Giants’ offensive slump continues in Baltimore
Sam Spiegelman , Contributor
I’m not sure what Peyton Manning told his brother after his Broncos dismantled the Ravens last week, but it certainly did not hold true on this Sunday.
The Giants offense, shutout last week in Atlanta, continued its slumber seven days later in Baltimore. After eight quarters, New York’s anemic offense had mustered a mere 14 points.
Of course, a touchdown in garbage time doesn’t take away from the offensive futility.
Eli Manning was a quarterback under duress for four quarters. On every dropback, it appeared Manning had a Ravens defender in his grill.
On 28 dropbacks, Manning was hit nine times and sacked thrice. The constant pressure led to the Giants quarterback complete half of his passes for 150 yards and one touchdown – to Domenik Hixon with the game out of reach.
The Ravens, who were embarrassed defensively last week against Peyton, brought their A game. Not only did their front seven harass Manning, but the defensive backfield was strong and physical with the Giants’ primary receivers.
Victor Cruz and Hakeem Nicks combined for three catches for 21 yards, and yes, that is including a doughnut for Nicks.
Reuben Randle led the Giants with 43 yards.
The Giants’ final drive helped the team avoid setting a season-worst mark in terms of total yardage. Against the Steelers, the Giants managed just 180 yards. On this afternoon, they totaled 186.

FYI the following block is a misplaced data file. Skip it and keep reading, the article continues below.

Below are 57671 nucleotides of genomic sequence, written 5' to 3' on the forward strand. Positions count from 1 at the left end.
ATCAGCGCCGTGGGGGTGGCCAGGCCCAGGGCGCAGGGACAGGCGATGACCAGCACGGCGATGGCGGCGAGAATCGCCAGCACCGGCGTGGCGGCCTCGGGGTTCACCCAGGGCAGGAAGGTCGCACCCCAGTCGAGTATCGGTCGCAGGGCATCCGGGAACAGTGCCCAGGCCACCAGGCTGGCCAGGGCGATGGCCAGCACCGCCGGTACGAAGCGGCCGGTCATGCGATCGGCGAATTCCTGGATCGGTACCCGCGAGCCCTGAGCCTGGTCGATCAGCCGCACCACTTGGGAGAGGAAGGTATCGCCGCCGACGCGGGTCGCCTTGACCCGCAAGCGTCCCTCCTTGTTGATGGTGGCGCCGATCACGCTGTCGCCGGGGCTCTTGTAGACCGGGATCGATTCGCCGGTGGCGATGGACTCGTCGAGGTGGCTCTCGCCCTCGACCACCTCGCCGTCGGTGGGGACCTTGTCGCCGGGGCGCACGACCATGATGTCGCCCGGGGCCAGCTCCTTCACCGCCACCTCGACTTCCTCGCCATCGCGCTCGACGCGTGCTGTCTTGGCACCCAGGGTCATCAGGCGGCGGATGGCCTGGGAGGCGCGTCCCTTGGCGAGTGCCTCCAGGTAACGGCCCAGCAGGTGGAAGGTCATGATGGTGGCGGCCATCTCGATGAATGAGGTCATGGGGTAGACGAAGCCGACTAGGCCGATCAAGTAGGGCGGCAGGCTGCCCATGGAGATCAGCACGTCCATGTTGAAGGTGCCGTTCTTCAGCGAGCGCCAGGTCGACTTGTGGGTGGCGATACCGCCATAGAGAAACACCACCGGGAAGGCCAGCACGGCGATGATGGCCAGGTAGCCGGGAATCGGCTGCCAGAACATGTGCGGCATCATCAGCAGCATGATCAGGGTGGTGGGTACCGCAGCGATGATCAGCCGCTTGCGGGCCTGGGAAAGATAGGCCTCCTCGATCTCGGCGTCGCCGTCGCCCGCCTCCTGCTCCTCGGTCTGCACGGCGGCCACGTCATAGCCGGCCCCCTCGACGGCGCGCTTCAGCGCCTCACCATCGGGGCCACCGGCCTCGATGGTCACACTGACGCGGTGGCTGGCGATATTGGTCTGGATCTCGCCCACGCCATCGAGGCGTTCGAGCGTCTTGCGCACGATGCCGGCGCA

The return of Ahmad Bradshaw did not seem to matter much. Bradshaw carried the ball nine times for 39 yards. His counterpart, David Wilson, added another three attempts for 17 yards and the Giants’ first touchdown back in the first quarter.
The Giants’ running game is hardly to blame, however, as the Giants trailed early and the team had to stray from it in order to play catch-up.
After possessing the ball just fewer than 21 minutes and running 45 – almost half as many plays as Baltimore – New York’s most glaring inability was converting on third-downs.
The Giants converted two of their 10 third-downs, their first coming with under five minutes remaining in the third quarter.
It was clear in a game where momentum, playoff aspirations and even the ability to rediscover their championship pedigree, the Giants disappointed themselves. Baltimore showed a greater sense of urgency, wrapping up the AFC North and getting back on track on both the offensive and defensive side of the ball.
In contrast, the Giants continued where they left off last week in Atlanta, lagging offensively and becoming overwhelmingly porous on defense.
Though after all this, and with one game remaining at home against the Eagles – which a month ago you could presume would be an easy win – the Giants have a chance to return to the playoffs.
The questions remain, beginning with who are the real New York Giants?
Follow Sam on Twitter @SamSpiegs